This was a very widely circulated piece in from a journalist that covers the film industry who said that, you know, this is the problem here. Is that you know, these executives, they don't have a creative bone in their bodies. They've lost the joy and creative risk. It's just been replaced by a dread of losing I, don't know, maybe this is part of it, but I think at best there is a lot more to the story here. I think you know, film has always been a business. These are sophisticated players that know how to take on risk when it is in their best interest. I don't think you can explain this away by just some generational change in executive risk.
Preferences, instead, I think part of it has to you with changes in how studios are capable of appropriating, the value of their products, the private value of the right to perform or the right to make reproductions, which are part of the copyright bundle is not worth as much today as it used to be part of that is for reasons that are entirely innocuous. So TVs are getting bigger there's more programming on television than there ever has before that means that any given film is facing more competition. For viewers leisure time than ever before. Ok? Some of it is not so innocuous.
So here I have to mention piracy. So even if there are alternative outlets for consumers to get content, piracy is still going to lower the price that's on that content can command in the marketplace. And so I think there's a plausible case here that those risky bets aren't worth as months, and so we're seeing fewer of them.
Instead. We are seeing firms playing it safe by producing more sequels. These are safer in part because. Past performance does give some signal of future performance. Even if that signal is somewhat noisy.
So director, Viral That basically said as much recently for why Studios in Bollywood might choose to use pre-existing storylines part of this is it goes back to marketing its, just easier to market a product if there's a pre-existing brand recognition. So you might think based on everything I've said, so far that the culprit here is simply a weak copyright. And this brings me to my last point. Which is that I think things get tricky here that the culprit isn't, just the parts of copyright that have gotten weaker it's, also the part of copyright that has remained strong. So this is the adaptation right?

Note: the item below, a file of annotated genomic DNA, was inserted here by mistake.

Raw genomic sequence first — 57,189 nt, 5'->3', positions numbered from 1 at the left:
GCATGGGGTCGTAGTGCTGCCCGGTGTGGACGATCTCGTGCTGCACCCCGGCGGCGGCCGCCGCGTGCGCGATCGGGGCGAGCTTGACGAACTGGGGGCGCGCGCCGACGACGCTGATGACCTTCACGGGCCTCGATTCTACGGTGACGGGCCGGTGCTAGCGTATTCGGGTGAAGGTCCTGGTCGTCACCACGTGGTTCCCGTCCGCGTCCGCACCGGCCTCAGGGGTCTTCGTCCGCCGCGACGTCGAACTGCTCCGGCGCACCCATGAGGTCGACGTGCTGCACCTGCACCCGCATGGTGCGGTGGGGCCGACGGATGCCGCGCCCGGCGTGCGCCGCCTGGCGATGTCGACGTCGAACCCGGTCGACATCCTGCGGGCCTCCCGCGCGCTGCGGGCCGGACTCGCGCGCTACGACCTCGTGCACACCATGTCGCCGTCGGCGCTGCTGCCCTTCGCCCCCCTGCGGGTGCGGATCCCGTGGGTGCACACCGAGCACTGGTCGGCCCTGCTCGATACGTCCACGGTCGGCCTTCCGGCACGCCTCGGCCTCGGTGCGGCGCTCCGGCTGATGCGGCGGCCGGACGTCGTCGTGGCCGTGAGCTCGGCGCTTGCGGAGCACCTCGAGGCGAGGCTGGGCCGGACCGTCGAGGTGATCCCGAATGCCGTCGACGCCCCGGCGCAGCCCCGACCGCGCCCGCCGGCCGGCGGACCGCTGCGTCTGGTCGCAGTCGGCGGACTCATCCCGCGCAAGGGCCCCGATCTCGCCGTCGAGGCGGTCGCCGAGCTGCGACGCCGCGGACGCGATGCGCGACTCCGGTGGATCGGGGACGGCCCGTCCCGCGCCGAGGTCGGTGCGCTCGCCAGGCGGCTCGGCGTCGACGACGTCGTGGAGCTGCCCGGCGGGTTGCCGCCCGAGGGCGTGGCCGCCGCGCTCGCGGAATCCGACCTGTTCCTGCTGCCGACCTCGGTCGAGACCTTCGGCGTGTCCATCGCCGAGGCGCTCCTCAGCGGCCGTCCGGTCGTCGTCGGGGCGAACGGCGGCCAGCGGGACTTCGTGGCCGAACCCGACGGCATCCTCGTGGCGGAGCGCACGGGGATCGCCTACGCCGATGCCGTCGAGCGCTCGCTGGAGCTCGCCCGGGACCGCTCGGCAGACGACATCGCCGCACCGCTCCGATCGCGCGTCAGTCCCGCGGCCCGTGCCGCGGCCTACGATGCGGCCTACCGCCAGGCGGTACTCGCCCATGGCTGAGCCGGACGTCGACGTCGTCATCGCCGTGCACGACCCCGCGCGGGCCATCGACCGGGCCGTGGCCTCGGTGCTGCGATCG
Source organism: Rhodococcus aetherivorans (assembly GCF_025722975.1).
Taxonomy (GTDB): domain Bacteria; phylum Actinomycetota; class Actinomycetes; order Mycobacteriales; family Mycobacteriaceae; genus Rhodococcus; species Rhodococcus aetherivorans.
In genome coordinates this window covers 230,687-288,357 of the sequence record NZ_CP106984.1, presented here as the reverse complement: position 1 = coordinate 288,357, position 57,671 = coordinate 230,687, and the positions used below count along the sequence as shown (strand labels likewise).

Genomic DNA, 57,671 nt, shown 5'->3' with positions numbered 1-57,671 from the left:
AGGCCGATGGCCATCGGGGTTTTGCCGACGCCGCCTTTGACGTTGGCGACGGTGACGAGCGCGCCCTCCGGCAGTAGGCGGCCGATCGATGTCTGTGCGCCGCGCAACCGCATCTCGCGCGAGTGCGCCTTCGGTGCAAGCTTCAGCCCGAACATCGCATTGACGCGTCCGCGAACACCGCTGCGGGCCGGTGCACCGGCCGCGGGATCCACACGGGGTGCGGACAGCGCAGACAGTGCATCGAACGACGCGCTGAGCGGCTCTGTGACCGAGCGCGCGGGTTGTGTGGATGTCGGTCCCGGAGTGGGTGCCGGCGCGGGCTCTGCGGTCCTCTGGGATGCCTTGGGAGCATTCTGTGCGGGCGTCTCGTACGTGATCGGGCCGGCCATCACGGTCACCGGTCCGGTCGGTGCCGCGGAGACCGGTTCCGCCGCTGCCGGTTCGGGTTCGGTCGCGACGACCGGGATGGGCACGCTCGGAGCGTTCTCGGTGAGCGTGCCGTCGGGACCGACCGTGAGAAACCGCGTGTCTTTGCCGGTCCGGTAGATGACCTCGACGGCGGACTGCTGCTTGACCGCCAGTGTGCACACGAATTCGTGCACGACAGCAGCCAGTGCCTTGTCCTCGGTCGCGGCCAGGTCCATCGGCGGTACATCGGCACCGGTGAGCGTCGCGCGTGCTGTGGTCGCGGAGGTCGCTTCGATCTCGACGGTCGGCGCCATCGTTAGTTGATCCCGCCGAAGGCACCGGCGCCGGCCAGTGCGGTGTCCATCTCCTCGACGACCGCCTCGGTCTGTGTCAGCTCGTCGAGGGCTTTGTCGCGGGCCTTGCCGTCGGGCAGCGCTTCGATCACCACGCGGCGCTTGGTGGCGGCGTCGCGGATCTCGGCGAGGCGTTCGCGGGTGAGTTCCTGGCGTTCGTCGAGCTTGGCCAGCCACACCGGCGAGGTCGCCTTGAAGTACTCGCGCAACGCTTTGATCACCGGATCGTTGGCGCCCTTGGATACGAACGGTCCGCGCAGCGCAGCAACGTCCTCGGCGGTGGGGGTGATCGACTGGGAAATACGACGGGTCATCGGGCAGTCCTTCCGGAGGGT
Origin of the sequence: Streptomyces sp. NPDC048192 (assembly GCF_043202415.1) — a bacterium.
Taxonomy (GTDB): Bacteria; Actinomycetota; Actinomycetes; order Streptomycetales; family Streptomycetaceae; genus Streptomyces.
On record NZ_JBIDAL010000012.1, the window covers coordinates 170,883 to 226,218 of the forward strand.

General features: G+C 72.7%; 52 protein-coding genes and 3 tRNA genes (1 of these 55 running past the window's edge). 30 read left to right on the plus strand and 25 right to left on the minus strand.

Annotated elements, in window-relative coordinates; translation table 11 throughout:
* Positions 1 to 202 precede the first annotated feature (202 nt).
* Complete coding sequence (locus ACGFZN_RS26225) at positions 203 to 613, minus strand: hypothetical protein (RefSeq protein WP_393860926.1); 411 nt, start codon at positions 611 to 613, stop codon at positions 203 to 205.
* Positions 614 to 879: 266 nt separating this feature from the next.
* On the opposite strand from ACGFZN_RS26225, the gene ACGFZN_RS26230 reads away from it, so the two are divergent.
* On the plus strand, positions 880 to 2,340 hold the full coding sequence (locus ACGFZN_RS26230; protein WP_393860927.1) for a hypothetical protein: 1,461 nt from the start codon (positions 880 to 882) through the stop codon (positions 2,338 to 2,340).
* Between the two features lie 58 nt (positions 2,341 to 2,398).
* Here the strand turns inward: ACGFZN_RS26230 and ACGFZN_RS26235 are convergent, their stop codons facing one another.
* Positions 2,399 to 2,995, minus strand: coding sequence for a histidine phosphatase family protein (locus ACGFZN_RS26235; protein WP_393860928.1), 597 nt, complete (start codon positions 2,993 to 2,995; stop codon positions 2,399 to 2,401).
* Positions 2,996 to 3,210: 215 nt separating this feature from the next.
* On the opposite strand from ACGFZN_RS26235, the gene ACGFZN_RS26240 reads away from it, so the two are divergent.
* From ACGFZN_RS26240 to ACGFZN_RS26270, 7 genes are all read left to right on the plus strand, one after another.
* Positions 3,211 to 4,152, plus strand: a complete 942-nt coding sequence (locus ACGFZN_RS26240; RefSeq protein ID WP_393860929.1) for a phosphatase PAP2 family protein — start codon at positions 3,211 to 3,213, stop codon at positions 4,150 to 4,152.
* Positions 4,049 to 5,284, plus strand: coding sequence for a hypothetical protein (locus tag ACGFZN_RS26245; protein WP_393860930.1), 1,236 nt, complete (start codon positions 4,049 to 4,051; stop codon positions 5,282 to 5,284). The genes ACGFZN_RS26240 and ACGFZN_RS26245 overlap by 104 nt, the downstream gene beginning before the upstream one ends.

Remember that copyright is a bundle of different rights. And some of those rights are under certain circumstances can be worth more in the marketplace than others. And if the exploitation of a higher value right correlates with a particular kind of work, we should expect to see a qualitative. Skew toward that kind of work, and guess what that is what we're seeing out of Hollywood, because while the value of other rights, they have declined the adaptation right has remained robust. Us courts are not hesitant to find violations of the derivative work right.
And because exploitation of it tends to be in a business-to-business context, there's a more meaningful threat of enforcement than there would be and more consumer facing right where, you know, if you don't like the price of something you. Can go download something illegally, and realistically you're, not going to face a meaningful threat of getting sued for it and so what's, the profit maximizing studio to do make more films that can tap into those higher value of revenue streams. And that means more films that can serve as platforms for adaptations. Sequels video, games, merchandise, etc., right now on, and I'm going to wrap up with this. If the adaptation right were weaker, a couple of things might happen.
We might get a lower level of. Investment overall, and you know, maybe we'd have fewer special effects. But we also might get a more diverse slate of releases from year to year, which is more valuable to society is a normative question.
I am not going to answer here at least I'm, not going to answer it in this paper. You know, my guess it's going to vary from society to society for my purposes, though I would be content if we could just acknowledge that. There is a trade-off between these two effects on that may be happening, depending. On how we structure our copyright policy. So to wrap up when we think about how IP can help or hurts creative upstarts in an emerging media marketplaces, I think, it's important to frame the policy question as more than just how much protection should we have as if it's a single variable, but also to consider how that protection is going to be structured stop there. Thank you.
Dated : 18-Apr-2022